[IT297/ST297] – Nature in Italian Literature and Film (in English)

What is the relationship between nature and literature? Can literature have a concrete impact on our shared territory and urban topographies? Who have been the most influential nature writers, poets, and filmmakers in Italy? In this Environmental Humanities Lab, we will read a variety of literary and visual texts ecocritically, discuss different forms of nature writing and film from 1835 to 2017, and read the theoretical discourse on nature and the environment that has emerged and shaped our view of the natural world since the 1950s. This Lab includes a Digital Humanities component in the form of an interactive digital exhibit of Italy’s land- and soundscapes that will be created and curated by the students. Environmental humanities lab. In English. No prerequisites.

[IT346f] – Geographics of R/existence: 70s Liberation Movement in Italy

Explores three Italian liberation movements of the 1970s-early 1980s: the femminismo della differenza (feminism of sexual difference), the gay liberation front (in particular, the radical thought of Mario Mieli), and the trans* movement. The goal is to investigate how these interrelated movements trace new embodied and political geographies. The Italian 1970s debate about gender and sexuality becomes a platform that can spur dialogue across cultures while suggesting new modes of thinking, doing, and being. Taught in English. Boundaries and Margins humanities lab.  

[IT356] – Introduction to Dante’s Divine Comedy (in English)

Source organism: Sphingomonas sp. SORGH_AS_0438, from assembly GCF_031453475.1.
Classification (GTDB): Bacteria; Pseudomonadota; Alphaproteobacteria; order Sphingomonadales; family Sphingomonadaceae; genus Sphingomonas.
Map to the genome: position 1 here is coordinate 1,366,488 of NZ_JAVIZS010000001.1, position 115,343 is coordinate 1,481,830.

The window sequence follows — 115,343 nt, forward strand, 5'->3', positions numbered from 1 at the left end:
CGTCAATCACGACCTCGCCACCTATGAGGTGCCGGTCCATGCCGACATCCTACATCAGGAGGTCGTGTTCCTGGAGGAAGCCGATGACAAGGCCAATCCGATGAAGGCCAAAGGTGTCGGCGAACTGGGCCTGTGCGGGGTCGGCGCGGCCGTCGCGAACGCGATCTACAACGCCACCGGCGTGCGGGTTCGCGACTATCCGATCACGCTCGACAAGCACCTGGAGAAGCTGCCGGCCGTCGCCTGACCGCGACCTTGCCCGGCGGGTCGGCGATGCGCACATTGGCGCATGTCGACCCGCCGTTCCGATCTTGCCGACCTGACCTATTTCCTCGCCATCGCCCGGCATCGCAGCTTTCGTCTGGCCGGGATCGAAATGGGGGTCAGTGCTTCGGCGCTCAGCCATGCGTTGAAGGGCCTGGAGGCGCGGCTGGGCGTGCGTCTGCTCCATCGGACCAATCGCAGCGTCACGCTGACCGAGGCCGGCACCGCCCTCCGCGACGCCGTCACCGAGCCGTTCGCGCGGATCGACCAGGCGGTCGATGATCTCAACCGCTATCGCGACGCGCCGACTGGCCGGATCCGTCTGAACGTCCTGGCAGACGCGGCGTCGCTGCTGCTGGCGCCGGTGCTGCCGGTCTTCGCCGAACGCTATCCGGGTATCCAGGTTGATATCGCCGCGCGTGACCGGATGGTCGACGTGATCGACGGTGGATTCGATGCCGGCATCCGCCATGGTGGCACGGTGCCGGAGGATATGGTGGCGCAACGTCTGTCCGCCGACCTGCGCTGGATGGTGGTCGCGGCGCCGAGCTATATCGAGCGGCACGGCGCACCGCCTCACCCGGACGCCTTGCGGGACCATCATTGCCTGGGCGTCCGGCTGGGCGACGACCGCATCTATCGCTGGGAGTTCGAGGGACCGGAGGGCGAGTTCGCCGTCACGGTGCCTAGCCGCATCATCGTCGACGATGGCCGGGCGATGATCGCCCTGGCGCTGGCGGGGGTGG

Dante’s Divine Comedy is one of the foundational texts of the Western canon. This class will provide students with an introduction to Dante, his times, and his cultural milieu through a critical reading of The Divine Comedy and other selected works (such as the Rime, Vita Nuova, Convivio, De vulgari eloquentia, and the Epistle to Cangrande). We will investigate Dante’s relationship with authority, tradition, and faith, and explore his particular understanding of love as a path to knowledge and of literature as a way to salvation. Students will be challenged to find Dante’s lasting influence on contemporary culture in the works of modern authors, both in the Italian-speaking and English-speaking worlds. All lectures and class materials will be in English.      

[IT357] – F for Fake: Forgery, Fiction, Art of Lying

This course traces the evolution and explores the meaning of fakes, fiction, and hoaxes in Western art and literature in order to call into question conventional ideas of authorship, readership, and text. The seminar will begin by defining core terms such as forgery, parody, hoax, and fiction. We will see how each of these terms is defined by a particular author/audience relation. Subsequently, we will be looking at a series of “case studies” containing historical examples from each of the terms, supplemented with a selection of critical readings that will enhance students’ appreciation of the aesthetic and epistemological implications of the texts at issue. Taught in English.     Four credit hours.  L.

[IT361] – Love, Sex, and Romance in Italy

In the Middle Ages and Renaissance, the concept of love played a fundamental role in every field of study: for example, cosmology, linguistics, literary theory, medicine, and theology. Students will study the manner in which premodern authors theorized love by analyzing literary texts of a variety of genres (e.g., lyric poetry, epic, short story), as well as other media (e.g., painting, music, architecture). Authors to be studied include Dante, Petrarch, Boccaccio, Lorenzo de’ Medici, Ariosto, and Bembo. Prerequisite:  Italian 237 or equivalent.     Four credit hours.  L.

[IT372] – Boccaccio and Petrarch: Birth of Modernity